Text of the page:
Cross-cultural training (CCT) is designed to increase international understanding. It provides people with a more sophisticated appreciation of cultural differences and delivers the tools to develop an ongoing sensitivity to a variety of cultures. Good CCT goes beyond national differences; it looks at the influence of regional variations, corporate cultures and personality types. Understanding how to lead, persuade and influence people is often the skill required to lift people to the top of their professions. Cultural training taps into all these elements. It is, in essence, about understanding what makes someone tick.

But this kind of training is not about etiquette. It is not about how to behave at a formal function, or what your spouse should wear to a client dinner. And it is not about how to speak a foreign language.

It is about exploring behaviours and motivations and encouraging people to be more culturally aware. Maybe it is the abstract nature of this training that makes the need for it less obvious.

An 'un-British' approach

It is extraordinary how easily communications can break down because, although we might be speaking the same language, we don't necessarily understand each other.

A good example is the different ways nations deliver bad news - and the confusion this can cause. Here in the UK, we tend to couch our bad news in something positive - a good news/bad news approach. We prefer to start with some encouraging information, drop in the bad news mid-conversation and then return to something optimistic to finish.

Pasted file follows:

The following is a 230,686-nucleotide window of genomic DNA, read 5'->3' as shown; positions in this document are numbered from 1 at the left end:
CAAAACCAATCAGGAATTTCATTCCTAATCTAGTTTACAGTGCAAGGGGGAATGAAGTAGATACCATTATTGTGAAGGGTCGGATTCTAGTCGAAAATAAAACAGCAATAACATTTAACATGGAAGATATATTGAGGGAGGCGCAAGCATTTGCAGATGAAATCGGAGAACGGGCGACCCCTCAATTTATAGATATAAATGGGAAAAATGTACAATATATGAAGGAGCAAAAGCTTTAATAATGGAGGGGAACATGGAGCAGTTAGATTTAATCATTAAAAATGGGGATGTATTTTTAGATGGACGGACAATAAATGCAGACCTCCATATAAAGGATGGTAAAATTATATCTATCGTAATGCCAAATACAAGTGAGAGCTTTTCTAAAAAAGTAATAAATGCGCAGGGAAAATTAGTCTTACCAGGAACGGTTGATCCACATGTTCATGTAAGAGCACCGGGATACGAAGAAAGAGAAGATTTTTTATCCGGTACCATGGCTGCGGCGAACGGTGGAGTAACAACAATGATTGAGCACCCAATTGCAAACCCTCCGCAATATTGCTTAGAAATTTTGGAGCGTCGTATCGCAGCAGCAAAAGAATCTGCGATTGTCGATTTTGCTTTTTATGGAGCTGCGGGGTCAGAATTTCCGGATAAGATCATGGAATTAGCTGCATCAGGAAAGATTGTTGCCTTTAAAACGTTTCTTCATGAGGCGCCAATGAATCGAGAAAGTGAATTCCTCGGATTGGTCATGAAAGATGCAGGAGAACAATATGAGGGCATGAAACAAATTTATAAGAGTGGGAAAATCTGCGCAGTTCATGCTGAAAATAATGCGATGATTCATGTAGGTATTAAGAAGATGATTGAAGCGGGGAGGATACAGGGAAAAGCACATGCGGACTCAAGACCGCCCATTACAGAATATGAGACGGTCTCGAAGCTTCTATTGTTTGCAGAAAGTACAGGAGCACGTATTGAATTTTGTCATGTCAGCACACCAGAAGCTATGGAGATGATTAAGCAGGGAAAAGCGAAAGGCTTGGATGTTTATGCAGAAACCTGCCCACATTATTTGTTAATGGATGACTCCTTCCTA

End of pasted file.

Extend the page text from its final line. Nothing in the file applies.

If you are calling another Brit, they will pick up on the bad news, recognise the subtle delivery and continue with the conversation politely, probably only dropping their calm pretence once they put down the phone.

However, if you were delivering this same information to an international client in the Ukraine, it would be wise to rethink your communications strategy. Eastern Europeans prefer straight talking. Bad news delivered the British way might not be fully understood. If they fail to comprehend the extent of the problem due to your subtle approach, the issue could escalate, leaving you in the firing line when the penny drops.

Island mentality

In the current economic climate, we need to ensure the UK remains a player in the world economy. If we aren't prepared to reach out and communicate with businesspeople from all cultures, countries and backgrounds, we are in danger of dropping further down the global business league.

The lack of importance - and budget - placed on language and communication training by UK-based businesses is disquieting. In a competitive international market, every element of a business strategy is crucial. A failure to recognise the significance of effective communications with overseas business partners is a classic British mistake and one that needs to be addressed sooner rather than later.

Hauke Tallon is managing director at the London School of English